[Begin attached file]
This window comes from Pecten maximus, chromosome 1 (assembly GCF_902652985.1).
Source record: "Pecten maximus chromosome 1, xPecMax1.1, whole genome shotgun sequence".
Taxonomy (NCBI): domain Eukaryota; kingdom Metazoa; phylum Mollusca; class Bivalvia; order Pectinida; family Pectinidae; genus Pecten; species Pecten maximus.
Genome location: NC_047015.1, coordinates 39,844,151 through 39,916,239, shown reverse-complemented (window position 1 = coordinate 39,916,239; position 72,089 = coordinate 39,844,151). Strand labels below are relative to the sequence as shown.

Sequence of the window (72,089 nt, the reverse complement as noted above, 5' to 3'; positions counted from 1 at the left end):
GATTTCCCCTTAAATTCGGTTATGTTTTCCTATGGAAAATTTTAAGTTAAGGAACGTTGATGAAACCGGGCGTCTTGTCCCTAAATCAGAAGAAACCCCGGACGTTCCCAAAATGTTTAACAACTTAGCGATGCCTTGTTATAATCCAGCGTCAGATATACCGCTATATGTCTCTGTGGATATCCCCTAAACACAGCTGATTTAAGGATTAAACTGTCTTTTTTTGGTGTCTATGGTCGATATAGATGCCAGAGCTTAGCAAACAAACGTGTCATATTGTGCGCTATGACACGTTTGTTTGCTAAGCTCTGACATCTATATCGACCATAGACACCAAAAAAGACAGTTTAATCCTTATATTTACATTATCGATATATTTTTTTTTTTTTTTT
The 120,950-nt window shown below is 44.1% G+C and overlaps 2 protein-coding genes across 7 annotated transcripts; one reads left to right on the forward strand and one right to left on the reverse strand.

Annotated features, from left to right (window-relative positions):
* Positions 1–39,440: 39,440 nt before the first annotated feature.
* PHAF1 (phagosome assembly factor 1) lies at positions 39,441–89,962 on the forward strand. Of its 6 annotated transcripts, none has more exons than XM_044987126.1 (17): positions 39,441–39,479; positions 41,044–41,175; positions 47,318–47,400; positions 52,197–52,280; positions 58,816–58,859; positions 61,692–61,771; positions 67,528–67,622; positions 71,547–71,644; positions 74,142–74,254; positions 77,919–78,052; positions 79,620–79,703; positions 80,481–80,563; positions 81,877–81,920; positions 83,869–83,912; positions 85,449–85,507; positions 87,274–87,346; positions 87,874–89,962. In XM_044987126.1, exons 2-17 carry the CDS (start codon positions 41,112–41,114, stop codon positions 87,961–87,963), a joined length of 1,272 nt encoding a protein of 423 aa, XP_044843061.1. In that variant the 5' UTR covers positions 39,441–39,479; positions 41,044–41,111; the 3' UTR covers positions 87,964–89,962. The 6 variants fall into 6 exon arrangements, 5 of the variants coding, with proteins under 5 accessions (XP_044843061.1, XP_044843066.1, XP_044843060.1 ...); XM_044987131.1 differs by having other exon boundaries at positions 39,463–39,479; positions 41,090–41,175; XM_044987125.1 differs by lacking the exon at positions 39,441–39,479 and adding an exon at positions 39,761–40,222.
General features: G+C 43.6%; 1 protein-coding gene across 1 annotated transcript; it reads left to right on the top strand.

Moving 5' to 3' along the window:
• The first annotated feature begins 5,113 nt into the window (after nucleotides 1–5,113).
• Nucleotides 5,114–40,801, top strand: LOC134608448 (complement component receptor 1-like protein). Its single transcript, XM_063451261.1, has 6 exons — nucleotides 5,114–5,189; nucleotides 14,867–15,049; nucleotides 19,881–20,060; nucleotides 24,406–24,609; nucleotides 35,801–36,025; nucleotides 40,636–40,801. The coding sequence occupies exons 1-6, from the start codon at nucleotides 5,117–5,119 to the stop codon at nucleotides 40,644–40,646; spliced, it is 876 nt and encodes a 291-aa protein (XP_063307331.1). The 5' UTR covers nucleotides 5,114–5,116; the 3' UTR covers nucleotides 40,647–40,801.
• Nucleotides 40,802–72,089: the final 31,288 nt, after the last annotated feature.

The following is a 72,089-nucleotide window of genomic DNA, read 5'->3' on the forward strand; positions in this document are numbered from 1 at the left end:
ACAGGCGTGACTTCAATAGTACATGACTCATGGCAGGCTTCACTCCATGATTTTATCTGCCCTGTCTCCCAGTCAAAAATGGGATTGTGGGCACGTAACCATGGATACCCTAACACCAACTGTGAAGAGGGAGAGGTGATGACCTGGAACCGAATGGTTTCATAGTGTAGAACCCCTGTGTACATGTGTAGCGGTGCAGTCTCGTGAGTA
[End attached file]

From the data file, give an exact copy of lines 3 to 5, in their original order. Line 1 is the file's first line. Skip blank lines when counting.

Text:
Taxonomy (NCBI): domain Eukaryota; kingdom Metazoa; phylum Mollusca; class Bivalvia; order Pectinida; family Pectinidae; genus Pecten; species Pecten maximus.
Genome location: NC_047015.1, coordinates 39,844,151 through 39,916,239, shown reverse-complemented (window position 1 = coordinate 39,916,239; position 72,089 = coordinate 39,844,151). Strand labels below are relative to the sequence as shown.

Sequence of the window (72,089 nt, the reverse complement as noted above, 5' to 3'; positions counted from 1 at the left end):